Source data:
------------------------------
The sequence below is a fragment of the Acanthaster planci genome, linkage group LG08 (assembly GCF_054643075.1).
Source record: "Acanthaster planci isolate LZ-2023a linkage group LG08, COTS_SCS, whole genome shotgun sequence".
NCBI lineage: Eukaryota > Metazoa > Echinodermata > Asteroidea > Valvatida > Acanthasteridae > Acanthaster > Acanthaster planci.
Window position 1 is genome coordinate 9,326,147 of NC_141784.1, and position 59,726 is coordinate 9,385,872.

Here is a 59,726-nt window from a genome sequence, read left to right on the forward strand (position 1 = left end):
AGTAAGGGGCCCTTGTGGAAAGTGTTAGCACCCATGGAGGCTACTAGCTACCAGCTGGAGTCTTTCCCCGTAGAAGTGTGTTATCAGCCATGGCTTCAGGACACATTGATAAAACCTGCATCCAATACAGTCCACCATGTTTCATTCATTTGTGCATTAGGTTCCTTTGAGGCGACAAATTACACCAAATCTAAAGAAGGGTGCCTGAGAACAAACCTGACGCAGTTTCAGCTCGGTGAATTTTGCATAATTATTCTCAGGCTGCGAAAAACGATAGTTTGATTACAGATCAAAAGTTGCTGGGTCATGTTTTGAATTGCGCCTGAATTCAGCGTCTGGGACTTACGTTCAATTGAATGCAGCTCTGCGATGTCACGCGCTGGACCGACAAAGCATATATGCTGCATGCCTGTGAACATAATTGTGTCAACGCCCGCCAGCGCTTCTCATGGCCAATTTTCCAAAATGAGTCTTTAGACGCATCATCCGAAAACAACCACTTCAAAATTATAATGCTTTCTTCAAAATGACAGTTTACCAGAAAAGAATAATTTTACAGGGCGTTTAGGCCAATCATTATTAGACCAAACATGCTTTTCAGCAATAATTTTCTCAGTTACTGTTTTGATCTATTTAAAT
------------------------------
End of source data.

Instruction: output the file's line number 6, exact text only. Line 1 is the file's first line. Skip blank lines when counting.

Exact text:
AGTAAGGGGCCCTTGTGGAAAGTGTTAGCACCCATGGAGGCTACTAGCTACCAGCTGGAGTCTTTCCCCGTAGAAGTGTGTTATCAGCCATGGCTTCAGGACACATTGATAAAACCTGCATCCAATACAGTCCACCATGTTTCATTCATTTGTGCATTAGGTTCCTTTGAGGCGACAAATTACACCAAATCTAAAGAAGGGTGCCTGAGAACAAACCTGACGCAGTTTCAGCTCGGTGAATTTTGCATAATTATTCTCAGGCTGCGAAAAACGATAGTTTGATTACAGATCAAAAGTTGCTGGGTCATGTTTTGAATTGCGCCTGAATTCAGCGTCTGGGACTTACGTTCAATTGAATGCAGCTCTGCGATGTCACGCGCTGGACCGACAAAGCATATATGCTGCATGCCTGTGAACATAATTGTGTCAACGCCCGCCAGCGCTTCTCATGGCCAATTTTCCAAAATGAGTCTTTAGACGCATCATCCGAAAACAACCACTTCAAAATTATAATGCTTTCTTCAAAATGACAGTTTACCAGAAAAGAATAATTTTACAGGGCGTTTAGGCCAATCATTATTAGACCAAACATGCTTTTCAGCAATAATTTTCTCAGTTACTGTTTTGATCTATTTAAAT